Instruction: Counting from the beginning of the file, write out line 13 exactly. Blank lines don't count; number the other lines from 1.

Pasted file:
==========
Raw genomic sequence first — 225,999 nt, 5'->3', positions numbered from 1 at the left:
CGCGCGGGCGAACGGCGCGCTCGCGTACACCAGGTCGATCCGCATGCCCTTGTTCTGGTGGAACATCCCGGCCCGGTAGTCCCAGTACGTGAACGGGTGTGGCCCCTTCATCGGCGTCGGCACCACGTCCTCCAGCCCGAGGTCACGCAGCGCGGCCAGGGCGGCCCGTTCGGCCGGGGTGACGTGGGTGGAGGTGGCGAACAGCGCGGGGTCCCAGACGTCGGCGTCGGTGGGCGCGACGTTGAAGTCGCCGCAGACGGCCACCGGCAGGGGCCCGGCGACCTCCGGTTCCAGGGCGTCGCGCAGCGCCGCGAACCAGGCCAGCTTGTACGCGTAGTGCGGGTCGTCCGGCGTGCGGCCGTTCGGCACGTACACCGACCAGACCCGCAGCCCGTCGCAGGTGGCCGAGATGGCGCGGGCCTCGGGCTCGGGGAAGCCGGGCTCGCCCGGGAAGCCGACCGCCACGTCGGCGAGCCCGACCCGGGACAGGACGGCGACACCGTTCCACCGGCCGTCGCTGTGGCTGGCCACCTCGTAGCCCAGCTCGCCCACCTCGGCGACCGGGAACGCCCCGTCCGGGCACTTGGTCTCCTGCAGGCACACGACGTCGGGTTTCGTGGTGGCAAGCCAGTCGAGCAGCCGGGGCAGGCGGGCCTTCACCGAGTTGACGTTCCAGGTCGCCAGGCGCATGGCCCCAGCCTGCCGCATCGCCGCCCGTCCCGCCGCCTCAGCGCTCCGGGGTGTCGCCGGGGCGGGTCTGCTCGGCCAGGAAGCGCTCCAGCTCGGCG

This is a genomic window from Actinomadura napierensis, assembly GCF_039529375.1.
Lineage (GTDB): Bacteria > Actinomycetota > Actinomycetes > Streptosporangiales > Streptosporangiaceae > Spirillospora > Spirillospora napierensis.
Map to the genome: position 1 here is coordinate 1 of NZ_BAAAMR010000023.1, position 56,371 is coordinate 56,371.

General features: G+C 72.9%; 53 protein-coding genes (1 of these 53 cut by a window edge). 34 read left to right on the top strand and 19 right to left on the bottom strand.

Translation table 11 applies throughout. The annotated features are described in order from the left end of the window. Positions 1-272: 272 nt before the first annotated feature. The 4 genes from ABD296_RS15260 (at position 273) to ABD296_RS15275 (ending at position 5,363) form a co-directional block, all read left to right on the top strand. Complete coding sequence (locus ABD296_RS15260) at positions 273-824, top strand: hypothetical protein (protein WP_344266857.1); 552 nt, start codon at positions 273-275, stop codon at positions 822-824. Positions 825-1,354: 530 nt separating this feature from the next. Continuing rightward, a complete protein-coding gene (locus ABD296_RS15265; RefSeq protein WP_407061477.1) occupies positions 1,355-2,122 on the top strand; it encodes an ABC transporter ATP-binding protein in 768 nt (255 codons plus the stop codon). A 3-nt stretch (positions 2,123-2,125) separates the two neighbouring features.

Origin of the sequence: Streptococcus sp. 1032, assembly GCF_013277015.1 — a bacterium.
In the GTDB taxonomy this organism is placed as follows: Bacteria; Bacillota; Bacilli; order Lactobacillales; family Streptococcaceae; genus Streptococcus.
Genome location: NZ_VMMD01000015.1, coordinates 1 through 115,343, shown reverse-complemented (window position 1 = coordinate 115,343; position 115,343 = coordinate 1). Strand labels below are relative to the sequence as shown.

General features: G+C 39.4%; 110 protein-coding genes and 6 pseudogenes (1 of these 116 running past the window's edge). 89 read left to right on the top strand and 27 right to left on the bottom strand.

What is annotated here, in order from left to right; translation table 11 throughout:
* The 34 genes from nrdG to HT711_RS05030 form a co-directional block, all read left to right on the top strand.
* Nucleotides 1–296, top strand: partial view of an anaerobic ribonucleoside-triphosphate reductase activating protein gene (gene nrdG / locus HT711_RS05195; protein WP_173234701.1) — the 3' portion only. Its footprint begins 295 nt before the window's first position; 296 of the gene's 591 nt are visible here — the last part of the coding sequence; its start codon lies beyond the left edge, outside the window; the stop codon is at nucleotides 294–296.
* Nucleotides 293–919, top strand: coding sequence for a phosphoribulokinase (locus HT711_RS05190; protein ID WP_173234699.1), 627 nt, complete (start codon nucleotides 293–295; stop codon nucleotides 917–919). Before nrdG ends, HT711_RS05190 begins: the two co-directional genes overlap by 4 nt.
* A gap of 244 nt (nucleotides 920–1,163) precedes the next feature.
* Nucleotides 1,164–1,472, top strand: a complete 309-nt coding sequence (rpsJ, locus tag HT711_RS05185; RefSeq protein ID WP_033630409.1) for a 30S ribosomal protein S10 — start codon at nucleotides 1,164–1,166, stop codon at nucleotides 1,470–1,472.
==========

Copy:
* The 34 genes from nrdG to HT711_RS05030 form a co-directional block, all read left to right on the top strand.